Palin said ACES allowed producers and Alaskans to share in the financial ups and downs of the oil industry.

"There's nothing wrong with that," Palin said. "It was nonpartisan, remember? That was the beauty of it, too. People who understood ACES and supported it, it didn't matter what party affiliation you were. It was just common sense and math and crunching numbers to show that both sides, oil companies and service companies and the state of Alaska, benefit."

Palin said it would be "wrong-headed" of Alaskans to cave in to the oil companies that are doing just fine, adding that "our constitution lays out that perfect blueprint for Alaska to be solvent and sovereign" with the state's resources existing for the benefit of state residents.

Efforts to reach Palin were unsuccessful.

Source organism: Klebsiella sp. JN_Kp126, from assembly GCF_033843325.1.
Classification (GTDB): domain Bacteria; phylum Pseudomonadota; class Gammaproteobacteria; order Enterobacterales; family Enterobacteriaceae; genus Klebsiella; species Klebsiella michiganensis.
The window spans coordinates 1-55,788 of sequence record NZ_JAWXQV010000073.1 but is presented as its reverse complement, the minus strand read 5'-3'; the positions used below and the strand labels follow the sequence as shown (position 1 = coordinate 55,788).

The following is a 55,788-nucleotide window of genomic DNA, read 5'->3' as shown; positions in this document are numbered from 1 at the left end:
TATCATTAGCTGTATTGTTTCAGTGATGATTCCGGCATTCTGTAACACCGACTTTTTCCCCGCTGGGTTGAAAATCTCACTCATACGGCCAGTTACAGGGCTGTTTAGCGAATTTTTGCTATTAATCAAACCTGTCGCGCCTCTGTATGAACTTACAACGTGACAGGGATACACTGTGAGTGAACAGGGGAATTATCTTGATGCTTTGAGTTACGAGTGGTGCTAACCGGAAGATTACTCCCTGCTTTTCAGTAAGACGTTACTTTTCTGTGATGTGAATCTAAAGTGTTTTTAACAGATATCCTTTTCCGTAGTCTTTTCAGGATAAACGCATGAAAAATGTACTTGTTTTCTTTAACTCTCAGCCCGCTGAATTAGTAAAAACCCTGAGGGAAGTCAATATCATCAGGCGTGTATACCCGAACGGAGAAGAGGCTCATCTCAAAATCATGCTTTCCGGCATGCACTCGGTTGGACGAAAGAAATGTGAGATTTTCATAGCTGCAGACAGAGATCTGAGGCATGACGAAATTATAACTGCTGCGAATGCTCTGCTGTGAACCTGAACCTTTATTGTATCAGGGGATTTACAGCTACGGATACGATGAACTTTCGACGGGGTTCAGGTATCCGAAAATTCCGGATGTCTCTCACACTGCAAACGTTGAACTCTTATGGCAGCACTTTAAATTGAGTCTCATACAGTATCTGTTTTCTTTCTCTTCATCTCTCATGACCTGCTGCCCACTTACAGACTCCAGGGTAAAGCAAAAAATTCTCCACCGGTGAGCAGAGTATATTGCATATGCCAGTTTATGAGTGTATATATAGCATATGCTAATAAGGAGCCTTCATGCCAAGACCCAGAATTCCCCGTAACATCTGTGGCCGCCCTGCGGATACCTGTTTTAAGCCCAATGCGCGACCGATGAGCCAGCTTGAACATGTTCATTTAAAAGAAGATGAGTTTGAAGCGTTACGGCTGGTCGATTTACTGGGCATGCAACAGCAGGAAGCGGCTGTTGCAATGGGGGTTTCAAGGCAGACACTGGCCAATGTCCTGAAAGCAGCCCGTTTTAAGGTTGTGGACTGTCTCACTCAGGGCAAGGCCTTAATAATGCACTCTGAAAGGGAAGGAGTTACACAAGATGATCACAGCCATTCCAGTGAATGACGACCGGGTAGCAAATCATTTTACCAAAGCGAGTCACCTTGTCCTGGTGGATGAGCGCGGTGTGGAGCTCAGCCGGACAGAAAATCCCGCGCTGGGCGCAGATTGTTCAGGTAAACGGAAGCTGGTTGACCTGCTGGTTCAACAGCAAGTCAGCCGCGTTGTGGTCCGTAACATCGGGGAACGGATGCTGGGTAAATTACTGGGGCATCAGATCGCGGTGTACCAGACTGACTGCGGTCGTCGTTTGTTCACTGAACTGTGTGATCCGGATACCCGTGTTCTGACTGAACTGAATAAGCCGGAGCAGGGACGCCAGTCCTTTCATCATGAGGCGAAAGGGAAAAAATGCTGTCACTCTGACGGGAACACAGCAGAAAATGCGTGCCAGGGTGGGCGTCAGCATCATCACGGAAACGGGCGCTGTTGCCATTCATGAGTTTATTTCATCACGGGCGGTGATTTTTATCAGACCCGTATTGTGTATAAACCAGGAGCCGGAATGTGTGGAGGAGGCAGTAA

Organizers of the campaign to repeal the tax cut issued a press release highlighting Palin's comments.

Vic Fischer, chair of the repeal effort, said he acknowledged that Palin's words could be something of a double-edged sword for his effort.

They will shine a lot of attention on the repeal effort and highlight how the oil industry is trying to manipulate voters, he said. He added, though, that many Alaskans resent Palin's sudden departure from office.

"But I'm always happy when someone starts to stir the pot, regardless of who gets splashed in the process," said Fischer.

Willis Lyford, spokesman for the ballot group Vote No on 1, said "It's not surprising a governor would defend policies she put into place. ACES was well intended at the time; certainly the governor and all the legislators who supported it believed it made sense at the time. But six or seven years later we realize it's not the solution to the problem, which is declining oil production."

Palin: 'We need a fighter'